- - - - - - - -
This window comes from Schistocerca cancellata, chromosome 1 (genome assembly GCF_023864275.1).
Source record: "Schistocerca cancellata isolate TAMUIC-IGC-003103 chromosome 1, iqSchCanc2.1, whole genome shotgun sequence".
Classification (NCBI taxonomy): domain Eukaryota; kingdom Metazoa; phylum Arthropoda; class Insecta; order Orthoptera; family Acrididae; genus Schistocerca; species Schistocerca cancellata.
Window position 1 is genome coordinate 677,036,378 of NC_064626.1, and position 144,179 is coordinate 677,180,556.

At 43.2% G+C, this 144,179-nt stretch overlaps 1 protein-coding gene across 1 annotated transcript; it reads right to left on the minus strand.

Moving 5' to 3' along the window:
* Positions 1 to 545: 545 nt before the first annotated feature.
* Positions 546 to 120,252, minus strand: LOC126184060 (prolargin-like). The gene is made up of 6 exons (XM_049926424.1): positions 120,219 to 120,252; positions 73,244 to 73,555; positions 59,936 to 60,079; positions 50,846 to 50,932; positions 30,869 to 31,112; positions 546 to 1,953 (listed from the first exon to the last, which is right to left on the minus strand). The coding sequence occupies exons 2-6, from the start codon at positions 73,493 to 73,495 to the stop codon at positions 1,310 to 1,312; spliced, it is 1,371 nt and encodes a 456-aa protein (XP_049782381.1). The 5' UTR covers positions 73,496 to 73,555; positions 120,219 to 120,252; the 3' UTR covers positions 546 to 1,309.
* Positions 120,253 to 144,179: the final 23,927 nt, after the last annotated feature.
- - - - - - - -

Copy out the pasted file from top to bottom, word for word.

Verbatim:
This window comes from Schistocerca cancellata, chromosome 1 (genome assembly GCF_023864275.1).
Source record: "Schistocerca cancellata isolate TAMUIC-IGC-003103 chromosome 1, iqSchCanc2.1, whole genome shotgun sequence".
Classification (NCBI taxonomy): domain Eukaryota; kingdom Metazoa; phylum Arthropoda; class Insecta; order Orthoptera; family Acrididae; genus Schistocerca; species Schistocerca cancellata.
Window position 1 is genome coordinate 677,036,378 of NC_064626.1, and position 144,179 is coordinate 677,180,556.

At 43.2% G+C, this 144,179-nt stretch overlaps 1 protein-coding gene across 1 annotated transcript; it reads right to left on the minus strand.

Moving 5' to 3' along the window:
* Positions 1 to 545: 545 nt before the first annotated feature.
* Positions 546 to 120,252, minus strand: LOC126184060 (prolargin-like). The gene is made up of 6 exons (XM_049926424.1): positions 120,219 to 120,252; positions 73,244 to 73,555; positions 59,936 to 60,079; positions 50,846 to 50,932; positions 30,869 to 31,112; positions 546 to 1,953 (listed from the first exon to the last, which is right to left on the minus strand). The coding sequence occupies exons 2-6, from the start codon at positions 73,493 to 73,495 to the stop codon at positions 1,310 to 1,312; spliced, it is 1,371 nt and encodes a 456-aa protein (XP_049782381.1). The 5' UTR covers positions 73,496 to 73,555; positions 120,219 to 120,252; the 3' UTR covers positions 546 to 1,309.
* Positions 120,253 to 144,179: the final 23,927 nt, after the last annotated feature.